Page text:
Trade has become more global and organisations increasingly conduct business in difficult environments. For instance, Shell extracts a substantial amount of its crude oil in politically unstable countries while most disaster relief operations take place in insecure and resource-poor settings. The future logistics professional, therefore, has to seamlessly manage operations across varying contexts, from resource-poor settings to highly industrialised ones. This module, therefore, tackles relevant logistics issues with these developments in mind.

The teaching approach is interactive and combines theoretical and practical aspects. Students learn through role-playing, evaluating and discussing case studies, as well as gathering the perspectives of practitioners and academics. 

Strategic Supply Chain Management

This module examines the principles and practices of supply chain management, and examines supply chain management in a variety of sectors and contexts, from consumer goods markets to business-to-business services. It also looks at supply chain management critically, as just one manifestation of the more general issue of trans-organisational operations management. Most of the time will be spent considering inter-organisational relationships from various perspectives, but it will also be necessary to understand how they relate to matters within the organisation.

Statistics and Descriptive Analytics

At the heart of many management problems lies data that need to be described, analysed and interpreted. The overall objective of this module is to develop the students’ abilities to describe, analyse and interpret data soundly, making effective use of computer software. The skills learned on this course underpin many  of the other modules on the Management Science Department programmes. Although the module assumes little prior knowledge of statistics, those with prior knowledge should not expect to find it easy.

Operational Research and Prescriptive Analytics

This module provides an introduction to Business Analytics and Operational Research. It begins with a description of the origins of the subjects, an overview of their subsequent development, and a discussion on how to model real-life problems adequately. The remainder of the course gives an overview of some of the most widely used models and solution methods, including decision analysis, linear programming, inventory control, simulation and Markov chains.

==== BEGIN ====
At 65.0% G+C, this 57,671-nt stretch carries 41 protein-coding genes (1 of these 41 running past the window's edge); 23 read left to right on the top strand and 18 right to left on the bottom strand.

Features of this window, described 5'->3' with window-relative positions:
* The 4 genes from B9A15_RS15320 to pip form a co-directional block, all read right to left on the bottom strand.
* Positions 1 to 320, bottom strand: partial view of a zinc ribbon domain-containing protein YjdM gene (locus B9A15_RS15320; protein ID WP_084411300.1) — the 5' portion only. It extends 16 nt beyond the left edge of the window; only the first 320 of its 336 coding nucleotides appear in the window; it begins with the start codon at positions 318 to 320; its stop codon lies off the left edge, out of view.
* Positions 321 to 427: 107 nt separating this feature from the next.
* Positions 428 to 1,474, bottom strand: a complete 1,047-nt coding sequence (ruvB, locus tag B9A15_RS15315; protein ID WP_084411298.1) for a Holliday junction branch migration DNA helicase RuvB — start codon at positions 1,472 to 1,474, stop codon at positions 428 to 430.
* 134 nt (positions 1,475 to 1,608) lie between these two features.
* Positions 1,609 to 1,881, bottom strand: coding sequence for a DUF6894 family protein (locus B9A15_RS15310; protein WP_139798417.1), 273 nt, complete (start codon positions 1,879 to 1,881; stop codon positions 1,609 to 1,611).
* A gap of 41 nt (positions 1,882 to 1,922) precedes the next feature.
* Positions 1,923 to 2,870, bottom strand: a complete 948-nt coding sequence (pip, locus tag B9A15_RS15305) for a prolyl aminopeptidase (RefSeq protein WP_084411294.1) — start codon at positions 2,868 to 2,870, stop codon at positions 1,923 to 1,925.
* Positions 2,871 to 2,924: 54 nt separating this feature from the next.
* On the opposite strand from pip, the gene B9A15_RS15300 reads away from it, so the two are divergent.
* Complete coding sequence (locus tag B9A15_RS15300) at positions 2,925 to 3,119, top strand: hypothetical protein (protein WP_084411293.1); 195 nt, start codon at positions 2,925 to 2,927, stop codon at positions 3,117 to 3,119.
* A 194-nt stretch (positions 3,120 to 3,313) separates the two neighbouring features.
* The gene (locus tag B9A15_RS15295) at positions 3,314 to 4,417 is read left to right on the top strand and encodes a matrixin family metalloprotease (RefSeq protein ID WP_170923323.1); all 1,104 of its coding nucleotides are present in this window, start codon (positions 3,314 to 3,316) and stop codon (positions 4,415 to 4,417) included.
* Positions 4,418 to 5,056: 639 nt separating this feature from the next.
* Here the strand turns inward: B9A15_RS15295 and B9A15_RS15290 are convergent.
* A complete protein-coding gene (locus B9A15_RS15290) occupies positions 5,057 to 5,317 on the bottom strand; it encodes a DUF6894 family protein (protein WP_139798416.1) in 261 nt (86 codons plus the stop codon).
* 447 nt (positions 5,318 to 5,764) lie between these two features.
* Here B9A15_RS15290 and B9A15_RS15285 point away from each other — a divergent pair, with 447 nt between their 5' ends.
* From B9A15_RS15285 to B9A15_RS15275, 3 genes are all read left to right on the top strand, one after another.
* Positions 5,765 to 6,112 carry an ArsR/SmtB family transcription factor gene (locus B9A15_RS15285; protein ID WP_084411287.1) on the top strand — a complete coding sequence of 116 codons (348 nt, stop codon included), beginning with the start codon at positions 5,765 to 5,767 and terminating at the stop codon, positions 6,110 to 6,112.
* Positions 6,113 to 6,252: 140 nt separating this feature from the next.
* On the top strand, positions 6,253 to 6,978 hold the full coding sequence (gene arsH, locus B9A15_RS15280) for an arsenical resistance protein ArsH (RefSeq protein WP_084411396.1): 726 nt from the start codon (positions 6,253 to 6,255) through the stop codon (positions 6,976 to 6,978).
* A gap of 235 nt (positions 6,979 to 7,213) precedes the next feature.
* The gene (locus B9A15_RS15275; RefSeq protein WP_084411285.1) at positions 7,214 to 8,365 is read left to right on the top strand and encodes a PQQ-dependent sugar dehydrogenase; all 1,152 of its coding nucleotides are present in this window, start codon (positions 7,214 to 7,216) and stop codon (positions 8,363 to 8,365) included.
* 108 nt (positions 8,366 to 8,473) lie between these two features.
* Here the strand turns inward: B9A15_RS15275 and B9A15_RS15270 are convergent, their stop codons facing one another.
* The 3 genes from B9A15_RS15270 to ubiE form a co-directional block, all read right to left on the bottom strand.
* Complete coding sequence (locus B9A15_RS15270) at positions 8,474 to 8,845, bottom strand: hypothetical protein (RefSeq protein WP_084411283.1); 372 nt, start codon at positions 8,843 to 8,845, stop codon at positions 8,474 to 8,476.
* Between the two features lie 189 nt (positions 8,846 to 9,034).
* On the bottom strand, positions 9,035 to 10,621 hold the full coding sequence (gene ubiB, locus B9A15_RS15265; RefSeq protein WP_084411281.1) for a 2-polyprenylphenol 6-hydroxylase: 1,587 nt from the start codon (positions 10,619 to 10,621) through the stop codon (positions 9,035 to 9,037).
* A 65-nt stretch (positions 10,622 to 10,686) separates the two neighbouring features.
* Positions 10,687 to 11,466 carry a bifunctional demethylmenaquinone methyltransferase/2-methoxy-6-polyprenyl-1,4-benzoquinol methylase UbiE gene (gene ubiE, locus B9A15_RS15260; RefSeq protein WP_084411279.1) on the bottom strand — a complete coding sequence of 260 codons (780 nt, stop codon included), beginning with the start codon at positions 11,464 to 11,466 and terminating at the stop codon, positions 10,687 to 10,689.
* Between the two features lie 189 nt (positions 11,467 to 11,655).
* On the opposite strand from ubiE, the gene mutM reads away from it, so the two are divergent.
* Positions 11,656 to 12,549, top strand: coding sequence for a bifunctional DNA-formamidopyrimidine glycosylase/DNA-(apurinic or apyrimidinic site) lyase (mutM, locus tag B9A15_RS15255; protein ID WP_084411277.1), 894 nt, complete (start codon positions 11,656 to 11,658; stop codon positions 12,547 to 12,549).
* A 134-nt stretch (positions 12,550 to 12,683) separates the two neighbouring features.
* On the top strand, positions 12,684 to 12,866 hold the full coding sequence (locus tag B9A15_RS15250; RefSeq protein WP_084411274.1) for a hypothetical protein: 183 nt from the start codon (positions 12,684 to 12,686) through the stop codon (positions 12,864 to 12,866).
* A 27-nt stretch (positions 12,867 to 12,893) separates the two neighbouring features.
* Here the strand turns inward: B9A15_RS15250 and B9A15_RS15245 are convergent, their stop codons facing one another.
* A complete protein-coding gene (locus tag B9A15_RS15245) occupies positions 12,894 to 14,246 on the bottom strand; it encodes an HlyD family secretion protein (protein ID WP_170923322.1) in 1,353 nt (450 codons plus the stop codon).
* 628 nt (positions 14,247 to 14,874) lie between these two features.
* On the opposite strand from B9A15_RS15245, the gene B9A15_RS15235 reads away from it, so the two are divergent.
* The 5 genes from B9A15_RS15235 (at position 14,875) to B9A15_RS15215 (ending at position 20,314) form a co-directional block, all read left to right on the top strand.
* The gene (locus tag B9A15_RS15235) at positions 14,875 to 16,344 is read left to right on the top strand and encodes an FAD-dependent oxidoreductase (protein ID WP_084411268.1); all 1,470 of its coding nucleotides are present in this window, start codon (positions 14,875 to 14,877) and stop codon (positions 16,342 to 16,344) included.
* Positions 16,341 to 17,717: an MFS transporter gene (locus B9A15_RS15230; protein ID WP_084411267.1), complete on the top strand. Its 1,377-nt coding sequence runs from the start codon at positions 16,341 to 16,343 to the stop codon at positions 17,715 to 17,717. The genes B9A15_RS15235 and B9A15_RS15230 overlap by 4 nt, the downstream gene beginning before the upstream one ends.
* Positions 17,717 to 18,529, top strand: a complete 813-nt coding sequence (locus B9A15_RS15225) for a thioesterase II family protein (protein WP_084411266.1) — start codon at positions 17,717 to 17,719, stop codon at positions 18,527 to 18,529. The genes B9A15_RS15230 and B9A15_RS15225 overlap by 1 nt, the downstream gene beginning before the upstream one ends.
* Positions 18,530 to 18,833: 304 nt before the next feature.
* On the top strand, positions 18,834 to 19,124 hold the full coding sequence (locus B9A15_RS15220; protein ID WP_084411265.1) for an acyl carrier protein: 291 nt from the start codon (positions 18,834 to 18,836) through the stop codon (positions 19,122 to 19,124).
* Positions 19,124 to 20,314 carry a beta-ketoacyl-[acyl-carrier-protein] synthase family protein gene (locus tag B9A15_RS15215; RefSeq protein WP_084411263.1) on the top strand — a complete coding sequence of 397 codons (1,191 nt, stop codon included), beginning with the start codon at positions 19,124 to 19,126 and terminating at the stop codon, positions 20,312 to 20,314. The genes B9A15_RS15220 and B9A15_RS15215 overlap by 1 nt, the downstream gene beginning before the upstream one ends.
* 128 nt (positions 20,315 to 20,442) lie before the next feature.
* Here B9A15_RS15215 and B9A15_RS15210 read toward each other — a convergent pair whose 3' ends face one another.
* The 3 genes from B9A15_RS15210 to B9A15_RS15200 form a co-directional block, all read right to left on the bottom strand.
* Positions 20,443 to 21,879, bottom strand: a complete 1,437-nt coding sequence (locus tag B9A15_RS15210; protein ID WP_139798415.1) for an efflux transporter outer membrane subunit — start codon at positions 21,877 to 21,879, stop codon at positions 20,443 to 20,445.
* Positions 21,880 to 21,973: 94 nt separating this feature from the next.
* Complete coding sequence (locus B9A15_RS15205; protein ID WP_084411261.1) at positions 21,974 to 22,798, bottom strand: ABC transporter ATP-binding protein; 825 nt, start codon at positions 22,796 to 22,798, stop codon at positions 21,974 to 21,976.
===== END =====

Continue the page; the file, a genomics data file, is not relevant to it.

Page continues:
Operations and Supply Chain Excellence

Successfully managing its operations and its supply chain activities is central to any organisation’s ability to compete for revenues and resources.

The aim of this module is to introduce a series of innovations and capabilities in operations and supply chain management that have been associated with excellence and outstanding performance.

These include strategic procurement management, lean production principles, supply chain contract design and negotiation, supply chain financing and risk management, and managing business process flows.

The module will look at these subjects in both manufacturing and service contexts.

Transportation and Logistics Modelling

The purpose of this course is to understand and use in somewhat simple contexts some of the basic models from logistics. Algebraic formulations will be used as vehicle for describing models and discussing their relationships. There will be a focus on modelling, the use of professional software, and the understanding of results. For problems where exact solutions are hard to achieve even for simple instances of the problem, heuristics will be discussed.

The main topics which are covered are: facility location, network design, warehousing and inventory control, vehicle routing and scheduling, and environmental considerations in transportation and distribution operations.

Global Sourcing

The purpose of this module is to introduce students to the key principles, theories, practices and tools of strategic sourcing. The module also aims to initiate students to the main approaches and tactics used in commercial negotiations and to contribute to the development of their negotiation skills. A number of important sourcing topics will be covered: from developing a sourcing strategy and analysing strategic sourcing decisions, setting up an efficient sourcing process and selecting and evaluating suppliers, to planning and conducting buyer-supplier negotiations in an effective way. The module will also make students aware of contemporary developments in PSM such as digital sourcing.

Forecasting and Predictive Analytics